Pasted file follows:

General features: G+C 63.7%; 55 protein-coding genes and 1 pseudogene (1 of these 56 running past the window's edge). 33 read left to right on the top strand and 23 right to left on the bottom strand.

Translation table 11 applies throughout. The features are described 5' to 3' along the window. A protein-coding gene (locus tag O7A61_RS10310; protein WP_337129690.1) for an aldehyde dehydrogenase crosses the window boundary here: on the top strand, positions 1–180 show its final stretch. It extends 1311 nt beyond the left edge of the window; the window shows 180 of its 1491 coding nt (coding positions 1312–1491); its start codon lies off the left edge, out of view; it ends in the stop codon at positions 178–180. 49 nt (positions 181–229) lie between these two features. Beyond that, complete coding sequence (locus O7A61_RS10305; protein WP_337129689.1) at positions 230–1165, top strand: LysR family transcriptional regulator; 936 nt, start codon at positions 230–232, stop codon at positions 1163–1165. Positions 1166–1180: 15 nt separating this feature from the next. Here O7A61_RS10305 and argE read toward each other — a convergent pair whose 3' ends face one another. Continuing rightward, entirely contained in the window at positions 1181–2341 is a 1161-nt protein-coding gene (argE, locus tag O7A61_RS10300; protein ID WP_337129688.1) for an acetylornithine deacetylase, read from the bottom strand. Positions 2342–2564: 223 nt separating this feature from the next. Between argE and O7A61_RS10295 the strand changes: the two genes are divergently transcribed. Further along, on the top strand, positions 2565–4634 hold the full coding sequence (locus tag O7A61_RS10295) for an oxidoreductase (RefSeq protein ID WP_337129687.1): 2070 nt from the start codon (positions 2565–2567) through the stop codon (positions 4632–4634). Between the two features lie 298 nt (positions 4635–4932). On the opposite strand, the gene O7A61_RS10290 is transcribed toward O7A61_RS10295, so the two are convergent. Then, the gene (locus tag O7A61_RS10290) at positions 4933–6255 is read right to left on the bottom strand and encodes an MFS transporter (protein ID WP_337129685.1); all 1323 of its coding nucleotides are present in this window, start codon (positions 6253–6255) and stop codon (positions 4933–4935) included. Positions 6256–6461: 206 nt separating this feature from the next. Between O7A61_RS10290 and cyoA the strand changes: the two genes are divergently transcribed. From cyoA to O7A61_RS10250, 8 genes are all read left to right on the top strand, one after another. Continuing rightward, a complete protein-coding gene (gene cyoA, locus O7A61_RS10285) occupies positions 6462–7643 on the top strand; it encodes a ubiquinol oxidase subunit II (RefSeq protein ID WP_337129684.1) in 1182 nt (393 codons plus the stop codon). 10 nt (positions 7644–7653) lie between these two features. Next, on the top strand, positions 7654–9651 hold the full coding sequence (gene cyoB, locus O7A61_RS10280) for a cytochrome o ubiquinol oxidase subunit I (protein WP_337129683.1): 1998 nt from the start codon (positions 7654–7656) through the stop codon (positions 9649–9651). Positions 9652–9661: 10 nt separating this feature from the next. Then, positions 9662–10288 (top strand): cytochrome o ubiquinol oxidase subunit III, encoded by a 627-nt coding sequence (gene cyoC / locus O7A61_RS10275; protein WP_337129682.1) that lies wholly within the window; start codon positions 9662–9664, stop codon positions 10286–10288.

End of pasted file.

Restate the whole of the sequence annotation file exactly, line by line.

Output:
General features: G+C 63.7%; 55 protein-coding genes and 1 pseudogene (1 of these 56 running past the window's edge). 33 read left to right on the top strand and 23 right to left on the bottom strand.

Translation table 11 applies throughout. The features are described 5' to 3' along the window. A protein-coding gene (locus tag O7A61_RS10310; protein WP_337129690.1) for an aldehyde dehydrogenase crosses the window boundary here: on the top strand, positions 1–180 show its final stretch. It extends 1311 nt beyond the left edge of the window; the window shows 180 of its 1491 coding nt (coding positions 1312–1491); its start codon lies off the left edge, out of view; it ends in the stop codon at positions 178–180. 49 nt (positions 181–229) lie between these two features. Beyond that, complete coding sequence (locus O7A61_RS10305; protein WP_337129689.1) at positions 230–1165, top strand: LysR family transcriptional regulator; 936 nt, start codon at positions 230–232, stop codon at positions 1163–1165. Positions 1166–1180: 15 nt separating this feature from the next. Here O7A61_RS10305 and argE read toward each other — a convergent pair whose 3' ends face one another. Continuing rightward, entirely contained in the window at positions 1181–2341 is a 1161-nt protein-coding gene (argE, locus tag O7A61_RS10300; protein ID WP_337129688.1) for an acetylornithine deacetylase, read from the bottom strand. Positions 2342–2564: 223 nt separating this feature from the next. Between argE and O7A61_RS10295 the strand changes: the two genes are divergently transcribed. Further along, on the top strand, positions 2565–4634 hold the full coding sequence (locus tag O7A61_RS10295) for an oxidoreductase (RefSeq protein ID WP_337129687.1): 2070 nt from the start codon (positions 2565–2567) through the stop codon (positions 4632–4634). Between the two features lie 298 nt (positions 4635–4932). On the opposite strand, the gene O7A61_RS10290 is transcribed toward O7A61_RS10295, so the two are convergent. Then, the gene (locus tag O7A61_RS10290) at positions 4933–6255 is read right to left on the bottom strand and encodes an MFS transporter (protein ID WP_337129685.1); all 1323 of its coding nucleotides are present in this window, start codon (positions 6253–6255) and stop codon (positions 4933–4935) included. Positions 6256–6461: 206 nt separating this feature from the next. Between O7A61_RS10290 and cyoA the strand changes: the two genes are divergently transcribed. From cyoA to O7A61_RS10250, 8 genes are all read left to right on the top strand, one after another. Continuing rightward, a complete protein-coding gene (gene cyoA, locus O7A61_RS10285) occupies positions 6462–7643 on the top strand; it encodes a ubiquinol oxidase subunit II (RefSeq protein ID WP_337129684.1) in 1182 nt (393 codons plus the stop codon). 10 nt (positions 7644–7653) lie between these two features. Next, on the top strand, positions 7654–9651 hold the full coding sequence (gene cyoB, locus O7A61_RS10280) for a cytochrome o ubiquinol oxidase subunit I (protein WP_337129683.1): 1998 nt from the start codon (positions 7654–7656) through the stop codon (positions 9649–9651). Positions 9652–9661: 10 nt separating this feature from the next. Then, positions 9662–10288 (top strand): cytochrome o ubiquinol oxidase subunit III, encoded by a 627-nt coding sequence (gene cyoC / locus O7A61_RS10275; protein WP_337129682.1) that lies wholly within the window; start codon positions 9662–9664, stop codon positions 10286–10288.